Actions speak louder than words. It’s one thing to say that we are grateful and to keep a gratitude journal. Unfortunately, the things we write and meditate on will ring hollow if we don’t live a life of gratitude. Gratitude is more than just a feeling, after all. It’s something we do.
“How exactly do I live a life of gratitude?” you ask.
Today’s passage from Ephesians gives some insight. Our actions should reflect how we feel. We must become a light to the world through our actions.
Part of the passage from Ephesians says:
“Take no part in the unfruitful works of darkness, but instead expose them. For it is shameful even to mention what such people do secretly, but everything exposed by the light becomes visible, for everything that becomes visible is light.”
Before you go off playing investigative reporter, take a step back. When we act aggressive in trying to change others, we more than often end up alienating them. So how can we live out this particular part in our lives?
I’ve said in a previous study that when we lead Christ-filled lives, we ought to lead by example.
Think of a person whose actions you consider inspiring. A person can do so much more to make the world a better place outside of donating money to a charity. This is where what the Church calls the “Works of Mercy” come in. The corporal works of mercy can be found in today’s passage from Matthew: feed the hungry, give drink to the thirsty, clothe the naked, give shelter to those who have nowhere to live, visit the sick and the imprisoned, and bury the dead.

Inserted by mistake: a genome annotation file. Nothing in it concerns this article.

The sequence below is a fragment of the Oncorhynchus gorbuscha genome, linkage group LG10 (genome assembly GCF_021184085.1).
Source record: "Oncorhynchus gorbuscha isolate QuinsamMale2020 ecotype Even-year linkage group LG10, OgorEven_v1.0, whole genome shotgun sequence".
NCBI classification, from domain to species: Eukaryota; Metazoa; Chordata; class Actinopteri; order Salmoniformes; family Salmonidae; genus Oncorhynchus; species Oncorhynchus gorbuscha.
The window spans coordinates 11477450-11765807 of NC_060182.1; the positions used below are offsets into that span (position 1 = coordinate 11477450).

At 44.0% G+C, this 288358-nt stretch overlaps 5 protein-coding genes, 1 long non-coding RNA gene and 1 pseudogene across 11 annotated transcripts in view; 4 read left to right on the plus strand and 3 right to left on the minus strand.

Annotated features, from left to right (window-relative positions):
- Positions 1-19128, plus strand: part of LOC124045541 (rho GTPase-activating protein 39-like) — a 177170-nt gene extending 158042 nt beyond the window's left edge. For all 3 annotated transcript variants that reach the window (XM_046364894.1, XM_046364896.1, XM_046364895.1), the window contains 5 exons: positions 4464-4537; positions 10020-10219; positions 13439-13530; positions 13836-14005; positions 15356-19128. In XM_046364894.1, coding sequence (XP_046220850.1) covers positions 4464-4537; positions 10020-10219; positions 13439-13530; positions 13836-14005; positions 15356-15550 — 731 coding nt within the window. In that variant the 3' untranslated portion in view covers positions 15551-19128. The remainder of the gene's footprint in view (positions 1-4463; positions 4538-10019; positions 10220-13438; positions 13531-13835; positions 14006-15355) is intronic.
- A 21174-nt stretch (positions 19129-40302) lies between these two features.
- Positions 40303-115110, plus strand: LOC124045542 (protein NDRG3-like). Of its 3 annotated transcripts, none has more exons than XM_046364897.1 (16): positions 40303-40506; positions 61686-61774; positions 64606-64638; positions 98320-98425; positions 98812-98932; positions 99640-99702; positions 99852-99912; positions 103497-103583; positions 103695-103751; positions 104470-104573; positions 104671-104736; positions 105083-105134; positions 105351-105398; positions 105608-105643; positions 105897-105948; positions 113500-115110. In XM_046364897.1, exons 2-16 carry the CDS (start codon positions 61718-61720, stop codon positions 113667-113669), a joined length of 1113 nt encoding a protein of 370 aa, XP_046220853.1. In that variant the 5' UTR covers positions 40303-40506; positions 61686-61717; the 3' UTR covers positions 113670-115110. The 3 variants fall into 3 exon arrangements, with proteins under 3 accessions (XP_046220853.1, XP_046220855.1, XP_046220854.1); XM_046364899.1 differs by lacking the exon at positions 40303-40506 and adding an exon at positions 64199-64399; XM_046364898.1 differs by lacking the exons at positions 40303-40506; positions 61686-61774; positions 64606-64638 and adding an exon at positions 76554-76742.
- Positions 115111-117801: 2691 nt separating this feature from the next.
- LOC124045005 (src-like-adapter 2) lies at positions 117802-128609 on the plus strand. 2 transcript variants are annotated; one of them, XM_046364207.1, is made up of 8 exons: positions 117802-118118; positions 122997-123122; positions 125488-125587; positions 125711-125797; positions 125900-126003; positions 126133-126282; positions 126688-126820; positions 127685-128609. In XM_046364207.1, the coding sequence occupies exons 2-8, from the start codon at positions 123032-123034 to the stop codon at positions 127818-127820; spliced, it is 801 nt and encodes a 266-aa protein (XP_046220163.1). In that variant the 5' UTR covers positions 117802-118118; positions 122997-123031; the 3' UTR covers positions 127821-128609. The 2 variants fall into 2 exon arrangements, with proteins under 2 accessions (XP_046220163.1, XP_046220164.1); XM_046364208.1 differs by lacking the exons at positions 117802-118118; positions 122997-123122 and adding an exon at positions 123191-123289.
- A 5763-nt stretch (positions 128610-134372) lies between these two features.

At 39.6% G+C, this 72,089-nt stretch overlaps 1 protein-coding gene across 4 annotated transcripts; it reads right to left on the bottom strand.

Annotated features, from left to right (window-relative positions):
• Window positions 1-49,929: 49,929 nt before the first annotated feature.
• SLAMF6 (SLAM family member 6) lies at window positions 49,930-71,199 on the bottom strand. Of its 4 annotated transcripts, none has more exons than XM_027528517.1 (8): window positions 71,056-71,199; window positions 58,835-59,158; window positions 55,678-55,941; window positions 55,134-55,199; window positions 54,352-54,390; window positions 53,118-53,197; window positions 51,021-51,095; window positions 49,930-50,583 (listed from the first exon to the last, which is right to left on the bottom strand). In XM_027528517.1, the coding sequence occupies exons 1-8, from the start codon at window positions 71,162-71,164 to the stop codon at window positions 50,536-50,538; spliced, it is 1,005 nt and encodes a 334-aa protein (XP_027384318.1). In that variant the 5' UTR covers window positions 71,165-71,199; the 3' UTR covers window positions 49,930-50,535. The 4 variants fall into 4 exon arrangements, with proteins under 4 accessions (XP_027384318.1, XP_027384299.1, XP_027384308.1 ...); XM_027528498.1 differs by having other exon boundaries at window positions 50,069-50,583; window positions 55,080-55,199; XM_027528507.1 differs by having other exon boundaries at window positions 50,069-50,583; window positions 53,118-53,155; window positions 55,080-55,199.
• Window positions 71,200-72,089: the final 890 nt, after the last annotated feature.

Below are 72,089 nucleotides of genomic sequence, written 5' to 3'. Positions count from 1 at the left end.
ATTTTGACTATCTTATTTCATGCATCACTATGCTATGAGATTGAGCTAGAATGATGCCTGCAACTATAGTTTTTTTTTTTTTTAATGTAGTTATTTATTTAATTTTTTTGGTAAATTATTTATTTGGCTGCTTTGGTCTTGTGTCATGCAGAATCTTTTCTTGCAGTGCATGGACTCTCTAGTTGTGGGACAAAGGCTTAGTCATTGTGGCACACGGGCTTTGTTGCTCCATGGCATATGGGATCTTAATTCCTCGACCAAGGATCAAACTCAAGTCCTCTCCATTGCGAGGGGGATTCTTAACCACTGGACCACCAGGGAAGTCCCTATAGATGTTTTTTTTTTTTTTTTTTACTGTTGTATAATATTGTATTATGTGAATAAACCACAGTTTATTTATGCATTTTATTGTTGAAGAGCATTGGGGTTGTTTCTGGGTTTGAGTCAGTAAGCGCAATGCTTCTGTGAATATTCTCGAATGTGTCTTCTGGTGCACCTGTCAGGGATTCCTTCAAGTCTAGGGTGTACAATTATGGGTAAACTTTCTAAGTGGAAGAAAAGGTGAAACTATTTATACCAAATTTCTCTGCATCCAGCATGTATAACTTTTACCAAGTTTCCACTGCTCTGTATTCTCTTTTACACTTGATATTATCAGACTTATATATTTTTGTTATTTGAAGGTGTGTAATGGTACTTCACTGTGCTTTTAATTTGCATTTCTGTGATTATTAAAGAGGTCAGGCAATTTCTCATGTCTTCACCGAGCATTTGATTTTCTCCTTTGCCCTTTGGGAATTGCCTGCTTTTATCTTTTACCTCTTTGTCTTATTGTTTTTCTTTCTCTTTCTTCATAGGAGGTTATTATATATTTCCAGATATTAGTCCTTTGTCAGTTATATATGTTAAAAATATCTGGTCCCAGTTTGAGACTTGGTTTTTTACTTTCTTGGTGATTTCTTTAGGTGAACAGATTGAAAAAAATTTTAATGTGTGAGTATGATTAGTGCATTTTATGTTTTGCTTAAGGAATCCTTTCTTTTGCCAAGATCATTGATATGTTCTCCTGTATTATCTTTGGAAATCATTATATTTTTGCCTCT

I completely understand that we live busy lives. Not all of us can be Mother Teresa or go out on mission trips to third world countries. We can always start at a local level by donating food to the local food pantry and visiting local hospitals and prisons.
But the Church also offers the spiritual works of mercy, which are:
Instruct the ignorant
Counsel the doubtful
Bear wrongs patiently
Forgive offences willingly
Comfort the afflicted
Pray for the living and the dead
Now again, before any of you start playing the “shame game,” hit the brakes on that train of thought Now! Admonishing is a Very different action from judging sinners or condemning them.
Nobody is beyond forgiveness. However, nobody can be forced to change if they’re not willing to. Admonishing the sinner means helping a person recognize and admit that they have a problem. Check out this article from Catholic Culture for some further insight.
Our gratitude should be shown through our actions. When we do good, we become a good example and will hopefully inspire others to do likewise. When we share our gratitude with the world through our charitable actions, we increase the gratitude that we already have within us.
Just remember that everything should be done with God in mind.
I love the music video for this song and the inspiration behind it.
Don’t sell yourselves short, dearest sisters in Christ, and feel intimidated that you may never get to do great things. As I’ve brought up before, we can all do small things with great love.
Nevertheless, sisters, we need to DO SOMETHING!
1.Who is someone you consider inspiring? What kind of things do they do that make a difference? How do you think you can apply that to your life?
2.What are some ways you can do the Corporal and Spiritual Works of Mercy in your daily life?
3.What do you think is the difference between condemning and admonishing? Why do you think it’s so hard to criticize people these days?